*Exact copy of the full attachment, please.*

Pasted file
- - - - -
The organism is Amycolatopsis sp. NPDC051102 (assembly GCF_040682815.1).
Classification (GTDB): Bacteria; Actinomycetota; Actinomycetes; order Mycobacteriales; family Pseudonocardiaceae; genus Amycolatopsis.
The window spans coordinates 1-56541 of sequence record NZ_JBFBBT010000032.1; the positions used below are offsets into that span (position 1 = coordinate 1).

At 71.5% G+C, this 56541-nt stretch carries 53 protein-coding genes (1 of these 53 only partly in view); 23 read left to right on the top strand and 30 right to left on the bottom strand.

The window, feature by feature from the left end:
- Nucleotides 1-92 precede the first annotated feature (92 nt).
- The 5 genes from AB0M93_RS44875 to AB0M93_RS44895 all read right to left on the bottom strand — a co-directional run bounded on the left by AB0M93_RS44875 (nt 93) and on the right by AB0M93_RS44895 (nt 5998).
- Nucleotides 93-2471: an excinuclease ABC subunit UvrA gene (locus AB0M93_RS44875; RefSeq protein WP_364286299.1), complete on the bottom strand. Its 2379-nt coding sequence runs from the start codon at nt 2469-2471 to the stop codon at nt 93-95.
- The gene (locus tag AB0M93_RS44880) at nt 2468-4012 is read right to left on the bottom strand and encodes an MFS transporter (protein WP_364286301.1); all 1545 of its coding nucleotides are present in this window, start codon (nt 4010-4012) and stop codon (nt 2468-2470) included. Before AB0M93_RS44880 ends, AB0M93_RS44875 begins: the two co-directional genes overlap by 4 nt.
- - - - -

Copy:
The organism is Amycolatopsis sp. NPDC051102 (assembly GCF_040682815.1).
Classification (GTDB): Bacteria; Actinomycetota; Actinomycetes; order Mycobacteriales; family Pseudonocardiaceae; genus Amycolatopsis.
The window spans coordinates 1-56541 of sequence record NZ_JBFBBT010000032.1; the positions used below are offsets into that span (position 1 = coordinate 1).

At 71.5% G+C, this 56541-nt stretch carries 53 protein-coding genes (1 of these 53 only partly in view); 23 read left to right on the top strand and 30 right to left on the bottom strand.

The window, feature by feature from the left end:
- Nucleotides 1-92 precede the first annotated feature (92 nt).
- The 5 genes from AB0M93_RS44875 to AB0M93_RS44895 all read right to left on the bottom strand — a co-directional run bounded on the left by AB0M93_RS44875 (nt 93) and on the right by AB0M93_RS44895 (nt 5998).
- Nucleotides 93-2471: an excinuclease ABC subunit UvrA gene (locus AB0M93_RS44875; RefSeq protein WP_364286299.1), complete on the bottom strand. Its 2379-nt coding sequence runs from the start codon at nt 2469-2471 to the stop codon at nt 93-95.
- The gene (locus tag AB0M93_RS44880) at nt 2468-4012 is read right to left on the bottom strand and encodes an MFS transporter (protein WP_364286301.1); all 1545 of its coding nucleotides are present in this window, start codon (nt 4010-4012) and stop codon (nt 2468-2470) included. Before AB0M93_RS44880 ends, AB0M93_RS44875 begins: the two co-directional genes overlap by 4 nt.